TRACK REVIEW: Lady Gaga & Ariana Grande's new collaboration is lots of fun - but could have been more.
All the way back in February (which feels like literal years ago), Lady Gaga released the lead single for her upcoming album Chromatica. That song, ‘Stupid Love’, received mixed reactions upon its release – reactions that were further complicated by the sudden COVID-19 lockdown resulting in a delay in the release of the rest of the album. Indeed, Chromatica was originally slated for release back in April, before being pushed back to next Friday, the 29th of May.
In anticipation of that release, Gaga has dropped a new, second promotional single – ‘Rain on Me’, a collaboration with Ariana Grande. As soon as the collaboration was announced, many fans started speculating about the stylistic direction of the track. Gaga’s industrial dance pop style seemed like an odd match for Ariana’s much more R&B-influenced take on pop music. Interestingly, the song is a significant stylistic departure for both artists, eschewing the previously mentioned styles in favor of a disco-inspired house beat.
While the song doesn’t reach the heights of what either of these artists have achieved in the past, the song is just so much fucking fun. There is nothing particularly edgy or interesting going on here, but Gaga and Ariana take this genre and run with it, creating a song that is more upbeat and toe-tappingly bubbly than pretty much anything else released this year. It is easy to imagine it being a big success in gay bars and pride festivals once we’re allowed to have those things again.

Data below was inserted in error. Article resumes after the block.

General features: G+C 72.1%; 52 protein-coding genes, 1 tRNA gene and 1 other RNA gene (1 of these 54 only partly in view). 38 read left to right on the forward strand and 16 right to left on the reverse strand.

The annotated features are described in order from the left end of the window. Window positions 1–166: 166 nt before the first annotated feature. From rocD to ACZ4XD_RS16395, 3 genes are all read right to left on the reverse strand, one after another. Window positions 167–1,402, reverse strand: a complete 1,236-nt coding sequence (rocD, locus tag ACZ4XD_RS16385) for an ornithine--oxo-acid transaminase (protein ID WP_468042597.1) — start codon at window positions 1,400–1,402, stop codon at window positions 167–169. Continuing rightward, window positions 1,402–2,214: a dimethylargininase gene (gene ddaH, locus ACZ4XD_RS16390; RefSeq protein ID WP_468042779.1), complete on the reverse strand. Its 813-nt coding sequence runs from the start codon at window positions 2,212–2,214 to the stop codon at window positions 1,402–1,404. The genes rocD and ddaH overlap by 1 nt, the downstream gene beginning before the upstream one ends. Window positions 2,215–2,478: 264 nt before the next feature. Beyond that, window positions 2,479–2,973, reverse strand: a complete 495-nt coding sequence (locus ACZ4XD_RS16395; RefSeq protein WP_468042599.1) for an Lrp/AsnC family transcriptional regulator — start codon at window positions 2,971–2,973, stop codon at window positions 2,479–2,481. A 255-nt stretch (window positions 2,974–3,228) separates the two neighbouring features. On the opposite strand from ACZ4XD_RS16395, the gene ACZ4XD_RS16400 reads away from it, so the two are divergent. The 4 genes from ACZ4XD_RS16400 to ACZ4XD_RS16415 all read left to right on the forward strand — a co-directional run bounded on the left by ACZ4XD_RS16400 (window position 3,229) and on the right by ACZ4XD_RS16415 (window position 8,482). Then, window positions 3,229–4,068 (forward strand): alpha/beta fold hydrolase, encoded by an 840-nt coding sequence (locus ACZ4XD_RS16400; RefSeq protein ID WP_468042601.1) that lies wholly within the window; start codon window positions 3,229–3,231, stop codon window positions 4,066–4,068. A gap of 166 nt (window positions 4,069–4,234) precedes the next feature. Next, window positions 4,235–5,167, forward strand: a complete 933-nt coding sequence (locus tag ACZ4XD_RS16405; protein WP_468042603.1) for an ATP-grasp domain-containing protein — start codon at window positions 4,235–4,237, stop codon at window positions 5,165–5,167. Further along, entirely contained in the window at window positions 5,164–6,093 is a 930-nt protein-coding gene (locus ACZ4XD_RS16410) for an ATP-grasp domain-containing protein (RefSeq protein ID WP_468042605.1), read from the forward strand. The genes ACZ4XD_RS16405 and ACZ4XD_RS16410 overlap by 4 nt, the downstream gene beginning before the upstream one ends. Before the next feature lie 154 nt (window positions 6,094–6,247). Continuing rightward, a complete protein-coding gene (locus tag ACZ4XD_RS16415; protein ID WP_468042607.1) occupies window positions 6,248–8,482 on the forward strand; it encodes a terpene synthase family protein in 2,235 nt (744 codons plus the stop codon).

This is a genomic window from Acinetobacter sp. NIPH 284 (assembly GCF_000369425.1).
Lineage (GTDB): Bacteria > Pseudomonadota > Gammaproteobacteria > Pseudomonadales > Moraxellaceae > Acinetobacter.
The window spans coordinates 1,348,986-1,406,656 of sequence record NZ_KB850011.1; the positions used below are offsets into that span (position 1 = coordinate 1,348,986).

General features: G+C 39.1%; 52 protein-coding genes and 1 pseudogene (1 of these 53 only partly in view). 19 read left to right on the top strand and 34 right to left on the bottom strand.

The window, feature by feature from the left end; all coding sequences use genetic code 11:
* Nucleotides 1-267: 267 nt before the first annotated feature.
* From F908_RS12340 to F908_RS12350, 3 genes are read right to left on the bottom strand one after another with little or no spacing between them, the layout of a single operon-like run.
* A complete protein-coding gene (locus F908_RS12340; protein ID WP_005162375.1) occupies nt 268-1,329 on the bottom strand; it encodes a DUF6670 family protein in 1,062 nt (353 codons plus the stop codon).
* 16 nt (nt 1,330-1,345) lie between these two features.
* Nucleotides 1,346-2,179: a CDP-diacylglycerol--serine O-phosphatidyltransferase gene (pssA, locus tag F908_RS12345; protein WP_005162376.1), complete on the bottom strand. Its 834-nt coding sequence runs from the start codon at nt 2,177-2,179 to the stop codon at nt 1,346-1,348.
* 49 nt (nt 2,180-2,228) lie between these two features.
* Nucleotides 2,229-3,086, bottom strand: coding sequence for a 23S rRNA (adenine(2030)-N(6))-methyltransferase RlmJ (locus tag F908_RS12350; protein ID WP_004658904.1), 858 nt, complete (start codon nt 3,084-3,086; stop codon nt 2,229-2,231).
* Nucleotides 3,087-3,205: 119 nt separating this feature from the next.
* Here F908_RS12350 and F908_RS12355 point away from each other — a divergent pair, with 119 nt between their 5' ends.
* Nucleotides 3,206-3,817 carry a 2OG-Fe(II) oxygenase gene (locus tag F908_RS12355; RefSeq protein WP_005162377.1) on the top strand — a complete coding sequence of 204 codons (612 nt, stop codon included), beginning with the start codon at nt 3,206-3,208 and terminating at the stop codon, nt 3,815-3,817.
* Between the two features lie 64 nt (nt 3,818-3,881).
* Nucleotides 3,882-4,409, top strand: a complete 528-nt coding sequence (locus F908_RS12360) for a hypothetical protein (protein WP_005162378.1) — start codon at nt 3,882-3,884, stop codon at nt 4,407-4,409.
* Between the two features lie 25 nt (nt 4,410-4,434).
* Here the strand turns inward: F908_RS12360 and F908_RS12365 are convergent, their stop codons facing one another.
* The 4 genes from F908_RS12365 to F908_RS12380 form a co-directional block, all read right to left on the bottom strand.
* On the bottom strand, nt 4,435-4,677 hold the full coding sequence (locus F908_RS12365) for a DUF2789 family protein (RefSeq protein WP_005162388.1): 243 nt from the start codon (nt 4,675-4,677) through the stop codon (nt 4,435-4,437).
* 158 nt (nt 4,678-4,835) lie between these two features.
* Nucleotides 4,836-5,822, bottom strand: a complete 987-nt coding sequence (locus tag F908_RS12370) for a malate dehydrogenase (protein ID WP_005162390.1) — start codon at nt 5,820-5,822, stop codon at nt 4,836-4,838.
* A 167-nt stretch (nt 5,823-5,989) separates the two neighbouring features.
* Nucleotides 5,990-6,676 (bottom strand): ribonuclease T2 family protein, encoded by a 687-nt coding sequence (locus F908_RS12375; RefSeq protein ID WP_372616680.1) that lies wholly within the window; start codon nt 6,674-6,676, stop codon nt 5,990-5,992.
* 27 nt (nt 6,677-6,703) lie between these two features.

Where the song really falters, though, is with its lyrics. Thematically, the track has an interesting overall premise of giving in to one’s negative emotions in order to stay alive. To have an upbeat dance song that deals with a heavy theme like that is a fascinating proposition – and one that would have a unique poignancy in the LGBTQIA+ community, which often finds solace for loneliness, fear and loss in the accepting comfort of gay bars and dance clubs.
Unfortunately, the actual execution of these lyrics leaves a lot to be desired. Lines like ‘Hands up to the sky / I’ll be your galaxy / I’m about to fly / rain on me / tsunami’ are… unfortunate. Such deep and emotional ideas deserve a more artful expression than this song gives them. Certainly, a higher level of commitment to the ideals of the track would have gone a long way in giving the entire thing a sense of importance that it currently lacks.
Still, it would be unfair to just write off ‘Rain on Me’ as a catchy but empty dance pop song. There is little doubt that these lyrics – slight as they may be – will resonate with many of Lady Gaga and Ariana Grande’s queer fans. And it’s a rare thing to find catharsis that is this supremely catchy.
‘Rain on Me’ and ‘Stupid Love’ are out now, Chromatica arrives 5/29/2020.
TRACK REVIEW: Greyson's newest single hints towards a more ambitious next album - without fully committing on its own.
Back in 2010, a video of a twelve-year-old boy performing Lady Gaga’s ‘Paparazzi’ at his school talent show went viral. Remember that? He had swoopy Bieber hair and skipped over the ‘eyeliner and’ part of the ‘eyeliner and cigarettes’ line. Also, he was really, exceptionally good.
That boy was Greyson Chance, who is now twenty-two, very gay, and still singing. Last year, he quietly dropped his second album (and first in eight years), portraits. Despite getting some decent press, including being Billboard Pride’s ‘Artist of the Month’ for March 2019 (woohoo?) that album mostly flew under the radar.